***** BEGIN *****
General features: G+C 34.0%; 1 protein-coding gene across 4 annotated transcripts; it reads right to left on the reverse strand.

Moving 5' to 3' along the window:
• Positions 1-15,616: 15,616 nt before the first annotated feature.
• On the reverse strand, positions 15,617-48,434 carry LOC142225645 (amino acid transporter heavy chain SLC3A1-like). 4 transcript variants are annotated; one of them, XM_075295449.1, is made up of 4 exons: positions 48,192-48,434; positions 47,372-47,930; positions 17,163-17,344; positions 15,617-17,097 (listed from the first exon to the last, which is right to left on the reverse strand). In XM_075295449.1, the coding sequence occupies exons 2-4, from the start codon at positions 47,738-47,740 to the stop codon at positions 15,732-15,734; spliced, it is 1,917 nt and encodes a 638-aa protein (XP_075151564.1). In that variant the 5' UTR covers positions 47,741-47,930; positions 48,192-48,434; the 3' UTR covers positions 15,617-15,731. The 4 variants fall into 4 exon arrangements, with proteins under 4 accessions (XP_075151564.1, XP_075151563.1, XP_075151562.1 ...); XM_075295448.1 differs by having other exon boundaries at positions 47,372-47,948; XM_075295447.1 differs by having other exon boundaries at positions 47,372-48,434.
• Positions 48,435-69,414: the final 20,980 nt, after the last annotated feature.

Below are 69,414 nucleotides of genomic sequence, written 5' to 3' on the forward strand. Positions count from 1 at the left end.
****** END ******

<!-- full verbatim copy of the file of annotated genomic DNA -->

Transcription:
General features: G+C 34.0%; 1 protein-coding gene across 4 annotated transcripts; it reads right to left on the reverse strand.

Moving 5' to 3' along the window:
• Positions 1-15,616: 15,616 nt before the first annotated feature.
• On the reverse strand, positions 15,617-48,434 carry LOC142225645 (amino acid transporter heavy chain SLC3A1-like). 4 transcript variants are annotated; one of them, XM_075295449.1, is made up of 4 exons: positions 48,192-48,434; positions 47,372-47,930; positions 17,163-17,344; positions 15,617-17,097 (listed from the first exon to the last, which is right to left on the reverse strand). In XM_075295449.1, the coding sequence occupies exons 2-4, from the start codon at positions 47,738-47,740 to the stop codon at positions 15,732-15,734; spliced, it is 1,917 nt and encodes a 638-aa protein (XP_075151564.1). In that variant the 5' UTR covers positions 47,741-47,930; positions 48,192-48,434; the 3' UTR covers positions 15,617-15,731. The 4 variants fall into 4 exon arrangements, with proteins under 4 accessions (XP_075151564.1, XP_075151563.1, XP_075151562.1 ...); XM_075295448.1 differs by having other exon boundaries at positions 47,372-47,948; XM_075295447.1 differs by having other exon boundaries at positions 47,372-48,434.
• Positions 48,435-69,414: the final 20,980 nt, after the last annotated feature.

Below are 69,414 nucleotides of genomic sequence, written 5' to 3' on the forward strand. Positions count from 1 at the left end.